Homesickness is a condition familiar to most people. The main characteristic is the pervasive feeling of sadness that happens universally to all age groups, under conditions of being away from home. Despite the universality of homesickness, little research has been done on this specific condition or its outcomes (Baier & Welch, 1992). Arising from the currently available literature reviews, conceptual analyses and empirical studies are many research questions focusing at antecedents and consequences of homesickness. A major question that should be asked concerns personality factors as preceding factors of homesickness.
It certainly is not a voluminous literature that examines the links between homesickness, on the one hand, and temperament and personality traits, on the other hand. As a matter of fact, only a few studies focus directly on these particular relationships. For instance, dependency, predominantly on family and parents, was found to be a characteristic feature of homesick students (Carden & Feicht, 1991). Also, in a longitudinal study, it has been shown that individual differences in dependency were systematically related to homesickness (Brewin et al., 1989). In a way, these findings suggest a possible linkage of homesickness to separation anxiety.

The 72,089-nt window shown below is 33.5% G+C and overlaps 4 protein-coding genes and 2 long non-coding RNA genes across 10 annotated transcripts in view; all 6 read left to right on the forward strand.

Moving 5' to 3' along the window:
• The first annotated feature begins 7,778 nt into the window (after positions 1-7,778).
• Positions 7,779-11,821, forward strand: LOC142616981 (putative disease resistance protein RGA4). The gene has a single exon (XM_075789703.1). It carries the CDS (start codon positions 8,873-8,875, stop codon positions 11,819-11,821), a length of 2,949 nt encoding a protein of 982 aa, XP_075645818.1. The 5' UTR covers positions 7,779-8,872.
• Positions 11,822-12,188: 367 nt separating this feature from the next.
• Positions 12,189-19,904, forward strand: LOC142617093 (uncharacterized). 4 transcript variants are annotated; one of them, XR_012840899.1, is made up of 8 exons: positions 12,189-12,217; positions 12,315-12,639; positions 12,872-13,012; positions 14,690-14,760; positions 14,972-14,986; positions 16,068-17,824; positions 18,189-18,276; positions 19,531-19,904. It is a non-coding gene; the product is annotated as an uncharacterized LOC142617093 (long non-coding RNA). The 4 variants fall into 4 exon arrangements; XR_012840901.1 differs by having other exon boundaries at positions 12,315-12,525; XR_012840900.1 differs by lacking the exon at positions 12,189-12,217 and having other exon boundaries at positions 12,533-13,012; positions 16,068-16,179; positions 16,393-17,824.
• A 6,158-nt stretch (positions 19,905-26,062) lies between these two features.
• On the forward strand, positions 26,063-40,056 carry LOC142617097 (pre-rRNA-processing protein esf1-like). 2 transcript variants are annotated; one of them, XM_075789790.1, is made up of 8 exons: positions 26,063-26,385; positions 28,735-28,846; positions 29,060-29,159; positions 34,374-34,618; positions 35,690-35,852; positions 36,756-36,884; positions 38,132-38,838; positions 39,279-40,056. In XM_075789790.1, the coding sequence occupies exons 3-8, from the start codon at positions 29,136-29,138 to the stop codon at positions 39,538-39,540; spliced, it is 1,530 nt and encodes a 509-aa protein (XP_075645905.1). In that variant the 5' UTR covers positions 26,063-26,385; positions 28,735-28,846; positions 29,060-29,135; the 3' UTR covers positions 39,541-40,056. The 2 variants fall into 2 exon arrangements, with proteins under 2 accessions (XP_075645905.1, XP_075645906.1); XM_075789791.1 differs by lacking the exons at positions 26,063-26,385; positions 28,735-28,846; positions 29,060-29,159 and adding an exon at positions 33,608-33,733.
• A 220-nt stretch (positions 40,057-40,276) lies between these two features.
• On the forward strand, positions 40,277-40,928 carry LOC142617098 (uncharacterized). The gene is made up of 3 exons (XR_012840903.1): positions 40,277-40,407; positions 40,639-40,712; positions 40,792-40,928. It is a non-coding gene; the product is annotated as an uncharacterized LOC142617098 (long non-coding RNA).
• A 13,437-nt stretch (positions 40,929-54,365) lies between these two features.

Of course, dependency is not the only personality characteristic that has received attention of researchers in the field of homesickness. In a group of first-year university students, Fisher (1989) found substantial links between introversion, depression, and obsession, on the one hand, and homesickness, on the other hand. She showed that introverts reported slightly more homesickness experiences than extraverts. She also demonstrated convincingly that levels of depression and obsession were already heightened in homesick persons prior to leaving home, indicating the existence of a vulnerability factor.
Eurelings-Bontekoe et al. (1994) compared homesick military conscripts with groups of normal controls and conscripts with different psychiatric symptoms. They reported the following characteristics of homesick military conscripts: (i) high levels of rigidity, somatization, and introversion, (ii) low levels of dominance and selfesteem, (iii) a high need for social support together with a lack of adequate social skills, and (iv) from an early age onwards, homesick experiences, serious problems with separation from parents, a strong emotional bond with parents, fewer of shorter holidays and stays without parents or alone, and avoidance of dating and going out. Rigidity proved to be the best predictor of homesickness.